by Mark Kramer
On the sixth day of Black Lives Matter protests in Pittsburgh, Mayor Bill Peduto outlined an agenda and series of specific actions for police reform, some of which, he said, he expects to be enacted in the coming weeks. In a statement Thursday and during an online panel, part of the Office of Equity Series on Equity and Public Safety, Peduto and law enforcement officials discussed a series of policies at both local and state levels.
These calls for reform in Pittsburgh come at a time when the movement to defund police departments is growing stronger in the U.S. and demonstrators all over the world have been marching for justice in the aftermath of the killing of George Floyd by a Minneapolis police officer on May 26. Officer Derek Chauvin has been charged with second degree murder in Floyd’s death; three other officers have been charged with aiding and abetting second-degree murder.
The mayor’s announcement also comes on the heels of violence between police and protesters on Monday, June 1, in East Liberty. On Wednesday, mayor Peduto said he wants a “full, third-party” investigation.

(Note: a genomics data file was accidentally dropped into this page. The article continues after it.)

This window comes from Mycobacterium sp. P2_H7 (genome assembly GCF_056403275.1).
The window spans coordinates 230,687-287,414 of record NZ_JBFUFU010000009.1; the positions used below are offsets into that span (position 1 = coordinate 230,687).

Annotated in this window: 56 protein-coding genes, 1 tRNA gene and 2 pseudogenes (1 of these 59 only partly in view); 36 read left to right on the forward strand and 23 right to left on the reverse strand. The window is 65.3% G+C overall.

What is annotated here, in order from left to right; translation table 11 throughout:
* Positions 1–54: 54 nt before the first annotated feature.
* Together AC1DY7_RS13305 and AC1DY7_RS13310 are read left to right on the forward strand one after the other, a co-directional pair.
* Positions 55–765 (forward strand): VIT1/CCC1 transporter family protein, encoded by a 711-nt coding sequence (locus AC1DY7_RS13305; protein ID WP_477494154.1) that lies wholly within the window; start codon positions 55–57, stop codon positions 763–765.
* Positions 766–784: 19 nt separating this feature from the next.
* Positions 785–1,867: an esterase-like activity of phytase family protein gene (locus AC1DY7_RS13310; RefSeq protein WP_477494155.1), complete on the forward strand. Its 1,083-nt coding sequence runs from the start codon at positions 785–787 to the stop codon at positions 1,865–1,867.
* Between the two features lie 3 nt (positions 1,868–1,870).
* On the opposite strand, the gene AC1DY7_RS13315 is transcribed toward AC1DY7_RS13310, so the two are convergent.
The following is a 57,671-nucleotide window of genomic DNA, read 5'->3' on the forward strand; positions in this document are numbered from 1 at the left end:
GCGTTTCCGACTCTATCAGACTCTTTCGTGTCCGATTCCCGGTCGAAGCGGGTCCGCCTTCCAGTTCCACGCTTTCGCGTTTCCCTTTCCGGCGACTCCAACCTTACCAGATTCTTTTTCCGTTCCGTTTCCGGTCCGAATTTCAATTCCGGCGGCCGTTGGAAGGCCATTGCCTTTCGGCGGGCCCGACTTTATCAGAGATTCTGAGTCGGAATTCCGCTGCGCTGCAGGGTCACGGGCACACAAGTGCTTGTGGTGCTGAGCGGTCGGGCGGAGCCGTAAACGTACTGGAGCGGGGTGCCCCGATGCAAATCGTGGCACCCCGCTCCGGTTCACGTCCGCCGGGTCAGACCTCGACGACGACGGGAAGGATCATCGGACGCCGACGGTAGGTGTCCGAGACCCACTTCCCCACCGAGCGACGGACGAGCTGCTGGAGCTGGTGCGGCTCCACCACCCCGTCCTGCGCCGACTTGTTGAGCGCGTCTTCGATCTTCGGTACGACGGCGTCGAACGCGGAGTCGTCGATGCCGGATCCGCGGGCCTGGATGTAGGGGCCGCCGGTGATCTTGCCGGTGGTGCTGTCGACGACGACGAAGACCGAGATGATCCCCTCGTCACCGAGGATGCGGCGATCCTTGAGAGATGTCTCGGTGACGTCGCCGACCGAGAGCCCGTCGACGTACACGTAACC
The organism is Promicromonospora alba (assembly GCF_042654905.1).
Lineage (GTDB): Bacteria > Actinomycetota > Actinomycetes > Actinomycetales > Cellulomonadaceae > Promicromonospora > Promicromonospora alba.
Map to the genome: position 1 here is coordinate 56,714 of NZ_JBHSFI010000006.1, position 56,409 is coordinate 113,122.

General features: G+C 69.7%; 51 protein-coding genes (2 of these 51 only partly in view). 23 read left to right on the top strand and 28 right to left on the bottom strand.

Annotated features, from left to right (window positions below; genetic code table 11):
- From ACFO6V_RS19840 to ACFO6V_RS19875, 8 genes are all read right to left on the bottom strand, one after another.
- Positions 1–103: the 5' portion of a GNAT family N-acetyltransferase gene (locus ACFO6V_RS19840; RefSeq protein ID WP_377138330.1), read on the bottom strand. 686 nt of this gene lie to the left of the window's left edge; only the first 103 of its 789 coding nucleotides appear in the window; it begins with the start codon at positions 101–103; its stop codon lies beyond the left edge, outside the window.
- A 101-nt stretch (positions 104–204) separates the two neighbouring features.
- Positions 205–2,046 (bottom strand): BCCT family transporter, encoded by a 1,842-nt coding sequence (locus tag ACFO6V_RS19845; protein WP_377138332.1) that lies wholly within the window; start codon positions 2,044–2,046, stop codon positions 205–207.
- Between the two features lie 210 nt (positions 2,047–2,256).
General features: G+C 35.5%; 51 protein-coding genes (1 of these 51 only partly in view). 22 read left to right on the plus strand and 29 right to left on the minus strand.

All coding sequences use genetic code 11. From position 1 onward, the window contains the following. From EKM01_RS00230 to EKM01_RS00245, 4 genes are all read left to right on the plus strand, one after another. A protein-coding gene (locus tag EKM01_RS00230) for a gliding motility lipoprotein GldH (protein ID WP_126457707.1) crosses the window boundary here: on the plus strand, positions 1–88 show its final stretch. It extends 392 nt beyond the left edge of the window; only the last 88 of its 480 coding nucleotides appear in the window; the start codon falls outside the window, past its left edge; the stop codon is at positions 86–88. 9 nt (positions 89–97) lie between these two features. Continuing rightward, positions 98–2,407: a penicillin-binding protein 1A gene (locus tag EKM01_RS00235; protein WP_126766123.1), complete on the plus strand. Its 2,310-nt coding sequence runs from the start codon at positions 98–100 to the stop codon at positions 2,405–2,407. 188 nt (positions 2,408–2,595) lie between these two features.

During a press conference Thursday, Peduto stated that “apparently” the use of tear gas on protesters had not been approved by commanding enforcement officers. In a letter to the Office of Municipal Investigations, Peduto outlined a long series of questions and concerns about Monday’s violence.
According to the mayor, Pittsburgh is, along with “a handful of cities” around the country, endorsing an “8 Can’t Wait” campaign that includes specific action points such as clearly defining force and weapons to be used for specific scenarios, explicitly prohibiting chokeholds and strangleholds, and requiring officers to “exhaust all other reasonable alternatives” before using deadly force.
Protesters gathered Downtown for the sixth day of Black Lives Matter protests in Pittsburgh. (Photo by Jay Manning/PublicSource)
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